What to do when you disagree with a major element of a novel's thesis, in a novel that has one? I reacted strongly because there's much here that I agree with the story about: I find unjust and cruel the things it finds unjust and cruel, and I appreciate its matter-of-fact inclusion of human variation that is, also, a matter of fact. I disagree, vehemently, that only pain counts. But you can't fight a notion with fists; you can only fight it with more notions. For one thing, what about the people pain destroys? Were they not worthy of being shaped? Were they not strong enough? What if they had no respite—without the glimpse of possibility that the person at the center of this story has, would her shape truly be the same? Would she survive as long as the end of the story, or be as poised as she is, as willing to listen, when the story ends?

We read most of the novel with the knowledge that the people of the Stillness are not prepared, could not have prepared, to survive this Season: their stores, their stonelore, are set up for twenty or thirty years of cold and poison and deprivation, not the few thousand we're told this one will last. "This is the way the world ends," the book's prologue intones. "For the last time" (p. 14). But the book's ending points outward, into space, away from the worlds we have seen so far. It offers, after all, a possibility for life, for some; the failure, for some, of the world to end—the possibility of elsewhere. When I read its last sentence, I thought of Ursula K. Le Guin's comment on her own space-station story: "I really do think we have to take our dirt with us wherever we go. We are dirt. We are Earth." I thought, too, of the visionary Lauren Olamina in Octavia Butler's The Parable of the Sower and The Parable of the Talents: "The Destiny of Earthseed is to take root among the stars."

We can read the possibility of elsewhere in AfroFuturism's dreams of space marronage: space is the place where you're free when the place you left behind is ruined by your lack of freedom, where you don't trust your ability to change it, except destructively, or its ability to be changed. We can read it as similar to Ashon Crawley's Otherwise, where you're aware of your history but not destroyed by it, where you can live because you can imagine living. We can also wonder, as I do, what of the old world comes with you into the new one. We can even wonder what the vision of elsewhere offers those of us who have only one world to work with, those of us who would prefer to learn how to live on it without either destroying or being destroyed. We can wonder about the people stuck in the Stillness as it chokes and chills and dies, people who were not powerful, not earthshakingly special. Maybe that's a defect of a novel's qualities: the story can't be about everyone, so all you can do is move the center.

Essun has been a warrior and a murderer with her power; she has loved around it or in spite of it. When she sees that orogeny need not be destructive, can add to the world rather than hoping at best for damage control, she is beyond dumbfounded: this isn't how the world works. "You've never heard of anyone doing anything like this with orogeny. It's not for building" (p. 332). Will Essun be able to "presume that whatever we have is not all that is possible"? Will she and the other orogenes be able to make the leap, not only off the surface of their planet, but away from the Fulcrum in their heads, from their certain knowledge of themselves as monsters and Earth as enemy?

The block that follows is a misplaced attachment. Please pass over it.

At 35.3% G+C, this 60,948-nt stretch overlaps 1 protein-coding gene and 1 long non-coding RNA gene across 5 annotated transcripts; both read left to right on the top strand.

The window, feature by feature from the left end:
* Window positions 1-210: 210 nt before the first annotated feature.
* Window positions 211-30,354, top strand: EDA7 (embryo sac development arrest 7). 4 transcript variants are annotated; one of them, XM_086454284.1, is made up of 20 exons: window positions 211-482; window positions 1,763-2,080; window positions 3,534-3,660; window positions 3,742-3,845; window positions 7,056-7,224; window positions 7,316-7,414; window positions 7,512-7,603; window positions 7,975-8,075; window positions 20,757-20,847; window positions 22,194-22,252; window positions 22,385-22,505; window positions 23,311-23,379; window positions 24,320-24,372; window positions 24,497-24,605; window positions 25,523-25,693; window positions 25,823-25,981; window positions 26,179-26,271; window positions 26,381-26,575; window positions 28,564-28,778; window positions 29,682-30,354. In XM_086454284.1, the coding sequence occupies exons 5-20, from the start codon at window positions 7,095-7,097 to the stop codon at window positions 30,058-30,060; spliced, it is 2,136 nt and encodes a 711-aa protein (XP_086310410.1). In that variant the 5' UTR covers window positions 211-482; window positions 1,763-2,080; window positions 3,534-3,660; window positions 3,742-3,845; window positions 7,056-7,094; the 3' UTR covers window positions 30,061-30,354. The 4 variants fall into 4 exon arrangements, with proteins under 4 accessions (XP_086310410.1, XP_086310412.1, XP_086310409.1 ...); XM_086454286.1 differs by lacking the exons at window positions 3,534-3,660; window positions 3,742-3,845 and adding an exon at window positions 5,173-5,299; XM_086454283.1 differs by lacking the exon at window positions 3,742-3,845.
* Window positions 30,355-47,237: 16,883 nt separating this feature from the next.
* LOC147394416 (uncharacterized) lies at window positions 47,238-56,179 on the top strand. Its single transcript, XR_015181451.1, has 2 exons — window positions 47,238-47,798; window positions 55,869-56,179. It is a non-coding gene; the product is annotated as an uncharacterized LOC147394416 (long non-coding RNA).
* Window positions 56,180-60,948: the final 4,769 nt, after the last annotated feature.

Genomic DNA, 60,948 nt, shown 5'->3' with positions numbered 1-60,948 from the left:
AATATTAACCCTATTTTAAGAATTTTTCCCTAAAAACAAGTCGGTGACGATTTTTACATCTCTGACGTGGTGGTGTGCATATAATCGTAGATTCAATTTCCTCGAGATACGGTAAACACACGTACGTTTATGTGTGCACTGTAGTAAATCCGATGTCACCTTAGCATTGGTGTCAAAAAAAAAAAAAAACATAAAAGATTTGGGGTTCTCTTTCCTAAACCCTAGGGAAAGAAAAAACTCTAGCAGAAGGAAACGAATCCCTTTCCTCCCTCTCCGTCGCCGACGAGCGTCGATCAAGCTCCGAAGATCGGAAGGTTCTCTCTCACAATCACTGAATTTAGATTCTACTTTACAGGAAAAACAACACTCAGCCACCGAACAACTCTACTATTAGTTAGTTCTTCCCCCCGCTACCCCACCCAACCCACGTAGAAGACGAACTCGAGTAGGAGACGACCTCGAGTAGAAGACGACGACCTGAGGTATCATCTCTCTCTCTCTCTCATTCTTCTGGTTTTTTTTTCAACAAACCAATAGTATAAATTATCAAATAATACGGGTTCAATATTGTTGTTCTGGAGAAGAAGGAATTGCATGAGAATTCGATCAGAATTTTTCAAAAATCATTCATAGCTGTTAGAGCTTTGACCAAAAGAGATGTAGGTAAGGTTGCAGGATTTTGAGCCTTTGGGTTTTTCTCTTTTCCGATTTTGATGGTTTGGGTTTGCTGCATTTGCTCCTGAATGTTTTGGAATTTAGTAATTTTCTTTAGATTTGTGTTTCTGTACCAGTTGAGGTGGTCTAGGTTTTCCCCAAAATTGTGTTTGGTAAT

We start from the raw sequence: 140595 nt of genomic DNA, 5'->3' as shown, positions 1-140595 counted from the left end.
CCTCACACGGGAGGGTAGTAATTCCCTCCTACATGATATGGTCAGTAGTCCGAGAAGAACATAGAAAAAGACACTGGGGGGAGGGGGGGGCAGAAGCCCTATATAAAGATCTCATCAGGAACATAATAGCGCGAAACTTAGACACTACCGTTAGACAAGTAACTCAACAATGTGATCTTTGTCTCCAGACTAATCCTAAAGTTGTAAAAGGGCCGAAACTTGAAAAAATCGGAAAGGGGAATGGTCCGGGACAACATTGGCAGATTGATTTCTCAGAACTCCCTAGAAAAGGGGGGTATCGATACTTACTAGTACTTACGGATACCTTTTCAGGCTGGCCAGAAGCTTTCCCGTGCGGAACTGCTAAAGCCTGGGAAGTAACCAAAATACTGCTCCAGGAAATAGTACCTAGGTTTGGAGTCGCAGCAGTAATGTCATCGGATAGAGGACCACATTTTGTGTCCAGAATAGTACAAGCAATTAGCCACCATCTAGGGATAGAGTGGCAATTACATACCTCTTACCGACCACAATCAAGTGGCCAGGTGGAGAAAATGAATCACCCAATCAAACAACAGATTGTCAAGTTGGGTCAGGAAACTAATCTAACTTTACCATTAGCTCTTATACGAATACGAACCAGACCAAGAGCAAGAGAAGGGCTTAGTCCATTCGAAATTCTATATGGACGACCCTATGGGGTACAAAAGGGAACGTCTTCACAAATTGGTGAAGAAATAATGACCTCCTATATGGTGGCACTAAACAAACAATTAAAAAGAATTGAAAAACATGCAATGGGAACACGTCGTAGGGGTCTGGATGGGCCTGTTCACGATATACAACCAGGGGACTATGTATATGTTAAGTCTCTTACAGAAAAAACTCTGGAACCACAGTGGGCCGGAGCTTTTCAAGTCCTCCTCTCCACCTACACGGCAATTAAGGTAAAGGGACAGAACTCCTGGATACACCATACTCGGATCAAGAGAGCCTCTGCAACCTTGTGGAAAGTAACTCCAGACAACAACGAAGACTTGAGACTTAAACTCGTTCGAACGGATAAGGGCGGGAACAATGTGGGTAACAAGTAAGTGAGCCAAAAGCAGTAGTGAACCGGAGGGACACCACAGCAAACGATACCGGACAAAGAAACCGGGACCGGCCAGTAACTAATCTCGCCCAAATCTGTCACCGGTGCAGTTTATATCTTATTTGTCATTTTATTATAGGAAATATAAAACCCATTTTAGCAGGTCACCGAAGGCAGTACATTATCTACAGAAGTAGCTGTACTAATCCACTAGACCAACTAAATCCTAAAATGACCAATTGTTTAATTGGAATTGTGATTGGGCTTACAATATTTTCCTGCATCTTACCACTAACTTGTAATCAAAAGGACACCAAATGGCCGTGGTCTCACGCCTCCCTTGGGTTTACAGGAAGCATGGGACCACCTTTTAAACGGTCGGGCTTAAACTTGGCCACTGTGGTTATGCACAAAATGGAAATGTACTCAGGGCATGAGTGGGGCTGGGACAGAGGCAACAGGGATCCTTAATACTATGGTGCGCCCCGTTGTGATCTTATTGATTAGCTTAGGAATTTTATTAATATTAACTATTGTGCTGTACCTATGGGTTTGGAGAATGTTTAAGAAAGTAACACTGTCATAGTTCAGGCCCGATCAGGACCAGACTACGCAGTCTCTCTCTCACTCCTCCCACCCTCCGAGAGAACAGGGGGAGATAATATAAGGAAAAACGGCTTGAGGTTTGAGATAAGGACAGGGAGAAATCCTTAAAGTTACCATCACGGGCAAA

We may find this out, because this is Book One of a trilogy. In our own still relatively short era of human-made mass death and ecological disruption, enslavement and misuse of power, I read more and more not to escape in the often derogatory way that word is used, but to slip the limits on my own habitual knowledge of what is possible, to think of ways of living and, yes, even dying that I could not have thought of on my own. The Fifth Season, most of all, sets up the urgent need for such ways; I hope the next book begins to map them out.

Kate Schapira is the author of four books of poetry: The Soft Place, How We Saved the City, The Bounty: Four Addresses, and TOWN. Her 11th chapbook, Someone Is Here, just appeared with Projective Industries. She lives in Providence, RI, where she teaches writing, co­runs the Publicly Complex Reading Series, and offers Climate Anxiety Counseling.



Kate Schapira is the author of four books of poetry: The Soft Place, How We Saved the City, The Bounty: Four Addresses, and TOWN. Her eleventh chapbook, Someone Is Here, just appeared with Projective Industries. She lives in Providence, RI, where she teaches writing, co-­runs the Publicly Complex Reading Series, and offers Climate Anxiety Counseling.
One comment on “The Fifth Season by N. K. Jemisin”
Greg Lux